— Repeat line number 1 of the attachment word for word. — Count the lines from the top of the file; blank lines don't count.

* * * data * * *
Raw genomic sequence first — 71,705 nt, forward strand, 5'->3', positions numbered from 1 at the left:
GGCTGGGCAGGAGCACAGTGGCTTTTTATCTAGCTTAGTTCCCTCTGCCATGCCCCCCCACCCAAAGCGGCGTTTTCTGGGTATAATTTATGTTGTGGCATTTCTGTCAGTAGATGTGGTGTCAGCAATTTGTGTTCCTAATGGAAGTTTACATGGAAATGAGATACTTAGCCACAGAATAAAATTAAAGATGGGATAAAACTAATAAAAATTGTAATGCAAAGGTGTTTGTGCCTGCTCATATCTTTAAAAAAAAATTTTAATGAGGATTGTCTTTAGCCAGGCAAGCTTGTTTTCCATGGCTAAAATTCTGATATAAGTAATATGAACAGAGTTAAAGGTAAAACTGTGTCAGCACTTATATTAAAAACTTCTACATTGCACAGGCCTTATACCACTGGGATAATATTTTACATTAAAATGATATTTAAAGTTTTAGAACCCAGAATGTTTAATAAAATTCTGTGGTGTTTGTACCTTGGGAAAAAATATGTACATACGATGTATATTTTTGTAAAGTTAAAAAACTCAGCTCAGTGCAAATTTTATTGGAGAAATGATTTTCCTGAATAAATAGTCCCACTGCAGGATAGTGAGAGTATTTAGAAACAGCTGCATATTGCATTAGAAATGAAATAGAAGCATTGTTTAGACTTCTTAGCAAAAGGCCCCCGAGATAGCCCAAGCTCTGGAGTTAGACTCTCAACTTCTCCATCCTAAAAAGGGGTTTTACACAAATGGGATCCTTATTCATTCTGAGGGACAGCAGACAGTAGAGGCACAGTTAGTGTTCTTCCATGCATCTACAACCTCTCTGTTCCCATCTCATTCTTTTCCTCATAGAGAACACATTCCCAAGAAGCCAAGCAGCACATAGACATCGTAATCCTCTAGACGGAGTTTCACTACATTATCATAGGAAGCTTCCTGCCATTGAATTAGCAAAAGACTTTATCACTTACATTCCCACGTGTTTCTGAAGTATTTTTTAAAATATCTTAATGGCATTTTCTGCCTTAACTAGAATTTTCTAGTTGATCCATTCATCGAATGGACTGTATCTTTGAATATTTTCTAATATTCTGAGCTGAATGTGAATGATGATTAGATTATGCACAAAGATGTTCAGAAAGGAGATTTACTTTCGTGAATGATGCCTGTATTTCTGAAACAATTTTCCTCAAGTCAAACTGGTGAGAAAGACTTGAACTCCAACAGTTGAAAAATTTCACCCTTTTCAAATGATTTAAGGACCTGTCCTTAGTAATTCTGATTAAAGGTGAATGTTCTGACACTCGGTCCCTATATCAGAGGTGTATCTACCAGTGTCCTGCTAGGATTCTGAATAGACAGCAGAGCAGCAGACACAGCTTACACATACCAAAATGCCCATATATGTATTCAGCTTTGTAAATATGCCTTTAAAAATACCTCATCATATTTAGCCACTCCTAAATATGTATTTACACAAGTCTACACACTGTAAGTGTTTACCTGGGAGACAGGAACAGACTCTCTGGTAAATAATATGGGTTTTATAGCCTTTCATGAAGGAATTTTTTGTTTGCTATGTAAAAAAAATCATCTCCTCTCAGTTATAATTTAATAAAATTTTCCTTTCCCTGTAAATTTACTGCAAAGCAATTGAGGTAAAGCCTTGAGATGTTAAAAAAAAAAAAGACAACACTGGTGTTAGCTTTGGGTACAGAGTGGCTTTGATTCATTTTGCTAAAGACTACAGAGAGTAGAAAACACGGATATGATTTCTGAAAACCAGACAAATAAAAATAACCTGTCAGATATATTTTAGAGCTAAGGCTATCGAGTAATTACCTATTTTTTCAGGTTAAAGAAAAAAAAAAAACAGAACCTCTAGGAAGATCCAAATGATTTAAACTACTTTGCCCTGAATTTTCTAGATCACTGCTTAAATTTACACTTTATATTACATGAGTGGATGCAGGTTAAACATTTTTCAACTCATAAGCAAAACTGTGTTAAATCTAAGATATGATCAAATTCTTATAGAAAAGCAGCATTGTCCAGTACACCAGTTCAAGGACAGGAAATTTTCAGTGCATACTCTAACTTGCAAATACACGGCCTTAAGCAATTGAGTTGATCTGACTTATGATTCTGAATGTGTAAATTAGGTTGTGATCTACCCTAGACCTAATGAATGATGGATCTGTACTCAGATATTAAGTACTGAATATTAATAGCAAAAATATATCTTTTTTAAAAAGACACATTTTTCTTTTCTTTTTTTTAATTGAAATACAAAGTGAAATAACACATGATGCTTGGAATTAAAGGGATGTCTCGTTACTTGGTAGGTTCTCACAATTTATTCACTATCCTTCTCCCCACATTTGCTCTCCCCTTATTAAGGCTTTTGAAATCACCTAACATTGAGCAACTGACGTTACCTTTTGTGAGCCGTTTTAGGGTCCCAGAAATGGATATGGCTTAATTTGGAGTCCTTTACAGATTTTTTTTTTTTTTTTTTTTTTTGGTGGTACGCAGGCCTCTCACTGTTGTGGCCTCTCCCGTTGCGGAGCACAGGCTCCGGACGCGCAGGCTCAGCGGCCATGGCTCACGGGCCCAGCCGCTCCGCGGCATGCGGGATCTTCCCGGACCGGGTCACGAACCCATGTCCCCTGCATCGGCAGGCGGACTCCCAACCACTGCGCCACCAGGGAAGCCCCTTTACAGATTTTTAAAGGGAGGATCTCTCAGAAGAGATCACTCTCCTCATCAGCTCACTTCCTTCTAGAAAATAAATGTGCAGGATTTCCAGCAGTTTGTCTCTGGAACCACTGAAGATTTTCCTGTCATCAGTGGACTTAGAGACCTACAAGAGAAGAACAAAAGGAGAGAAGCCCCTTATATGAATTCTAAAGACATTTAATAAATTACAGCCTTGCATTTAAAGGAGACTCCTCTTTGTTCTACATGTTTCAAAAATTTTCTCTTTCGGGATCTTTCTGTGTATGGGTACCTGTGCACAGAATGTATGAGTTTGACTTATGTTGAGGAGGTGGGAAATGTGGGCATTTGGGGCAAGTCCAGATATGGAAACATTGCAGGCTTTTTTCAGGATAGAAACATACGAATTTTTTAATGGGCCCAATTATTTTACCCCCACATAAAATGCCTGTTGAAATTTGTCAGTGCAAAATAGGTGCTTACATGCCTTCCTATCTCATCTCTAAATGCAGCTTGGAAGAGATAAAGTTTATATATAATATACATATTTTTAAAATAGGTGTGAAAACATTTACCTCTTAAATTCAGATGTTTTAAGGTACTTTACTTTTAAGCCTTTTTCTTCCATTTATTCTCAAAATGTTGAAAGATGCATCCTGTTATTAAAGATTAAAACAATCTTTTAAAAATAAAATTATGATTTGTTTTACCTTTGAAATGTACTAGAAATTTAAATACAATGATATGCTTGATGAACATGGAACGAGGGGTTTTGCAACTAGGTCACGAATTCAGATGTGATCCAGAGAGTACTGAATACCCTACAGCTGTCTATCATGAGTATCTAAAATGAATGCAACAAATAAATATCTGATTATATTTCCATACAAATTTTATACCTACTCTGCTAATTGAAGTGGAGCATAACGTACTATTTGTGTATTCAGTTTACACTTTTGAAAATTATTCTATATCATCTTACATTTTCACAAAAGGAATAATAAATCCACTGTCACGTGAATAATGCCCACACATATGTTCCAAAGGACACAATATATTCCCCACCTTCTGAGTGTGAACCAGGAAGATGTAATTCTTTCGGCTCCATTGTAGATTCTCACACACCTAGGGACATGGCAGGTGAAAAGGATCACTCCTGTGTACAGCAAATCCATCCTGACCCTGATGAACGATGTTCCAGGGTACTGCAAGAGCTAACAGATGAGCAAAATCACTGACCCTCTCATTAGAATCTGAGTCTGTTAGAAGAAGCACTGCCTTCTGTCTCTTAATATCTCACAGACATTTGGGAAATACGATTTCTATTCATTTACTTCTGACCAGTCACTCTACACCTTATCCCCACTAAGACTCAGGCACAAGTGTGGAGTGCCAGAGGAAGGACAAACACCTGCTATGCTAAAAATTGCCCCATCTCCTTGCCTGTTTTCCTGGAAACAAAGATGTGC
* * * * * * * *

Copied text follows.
Raw genomic sequence first — 71,705 nt, forward strand, 5'->3', positions numbered from 1 at the left: